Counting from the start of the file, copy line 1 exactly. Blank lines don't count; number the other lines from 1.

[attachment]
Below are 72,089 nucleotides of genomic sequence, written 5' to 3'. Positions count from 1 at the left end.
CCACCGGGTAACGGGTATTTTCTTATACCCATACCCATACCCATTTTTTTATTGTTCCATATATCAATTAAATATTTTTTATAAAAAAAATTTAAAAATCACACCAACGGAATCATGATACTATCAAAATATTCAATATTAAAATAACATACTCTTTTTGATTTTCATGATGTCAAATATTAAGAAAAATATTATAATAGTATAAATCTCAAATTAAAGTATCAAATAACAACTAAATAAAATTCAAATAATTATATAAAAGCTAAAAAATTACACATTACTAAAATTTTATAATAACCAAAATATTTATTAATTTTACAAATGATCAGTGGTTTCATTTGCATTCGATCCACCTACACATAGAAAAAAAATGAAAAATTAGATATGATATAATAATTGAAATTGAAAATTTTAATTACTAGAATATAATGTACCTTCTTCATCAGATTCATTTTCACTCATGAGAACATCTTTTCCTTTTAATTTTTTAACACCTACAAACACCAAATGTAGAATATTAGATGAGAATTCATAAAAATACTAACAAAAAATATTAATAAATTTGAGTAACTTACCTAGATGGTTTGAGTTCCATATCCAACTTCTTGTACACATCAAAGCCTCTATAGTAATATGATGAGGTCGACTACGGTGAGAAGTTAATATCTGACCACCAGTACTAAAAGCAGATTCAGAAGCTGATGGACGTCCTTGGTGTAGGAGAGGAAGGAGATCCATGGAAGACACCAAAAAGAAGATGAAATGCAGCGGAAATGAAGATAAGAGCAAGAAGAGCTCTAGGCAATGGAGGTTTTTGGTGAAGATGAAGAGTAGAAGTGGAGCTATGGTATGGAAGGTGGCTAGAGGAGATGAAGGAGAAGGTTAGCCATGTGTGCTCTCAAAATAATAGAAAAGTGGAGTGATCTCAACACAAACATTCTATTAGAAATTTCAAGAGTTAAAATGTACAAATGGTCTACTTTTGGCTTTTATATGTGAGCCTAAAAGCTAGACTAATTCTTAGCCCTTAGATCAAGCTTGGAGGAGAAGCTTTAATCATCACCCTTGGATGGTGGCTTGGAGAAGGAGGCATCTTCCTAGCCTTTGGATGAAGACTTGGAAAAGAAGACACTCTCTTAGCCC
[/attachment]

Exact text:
Below are 72,089 nucleotides of genomic sequence, written 5' to 3'. Positions count from 1 at the left end.